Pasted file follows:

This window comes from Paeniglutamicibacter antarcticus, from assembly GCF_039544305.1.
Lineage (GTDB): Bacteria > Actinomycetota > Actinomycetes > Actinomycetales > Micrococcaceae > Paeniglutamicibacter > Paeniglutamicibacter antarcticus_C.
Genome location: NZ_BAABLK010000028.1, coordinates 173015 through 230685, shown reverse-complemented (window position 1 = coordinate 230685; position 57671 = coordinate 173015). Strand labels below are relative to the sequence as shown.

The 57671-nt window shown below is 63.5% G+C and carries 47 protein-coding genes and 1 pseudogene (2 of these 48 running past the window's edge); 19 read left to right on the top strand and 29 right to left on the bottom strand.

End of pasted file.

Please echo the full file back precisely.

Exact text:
This window comes from Paeniglutamicibacter antarcticus, from assembly GCF_039544305.1.
Lineage (GTDB): Bacteria > Actinomycetota > Actinomycetes > Actinomycetales > Micrococcaceae > Paeniglutamicibacter > Paeniglutamicibacter antarcticus_C.
Genome location: NZ_BAABLK010000028.1, coordinates 173015 through 230685, shown reverse-complemented (window position 1 = coordinate 230685; position 57671 = coordinate 173015). Strand labels below are relative to the sequence as shown.

The 57671-nt window shown below is 63.5% G+C and carries 47 protein-coding genes and 1 pseudogene (2 of these 48 running past the window's edge); 19 read left to right on the top strand and 29 right to left on the bottom strand.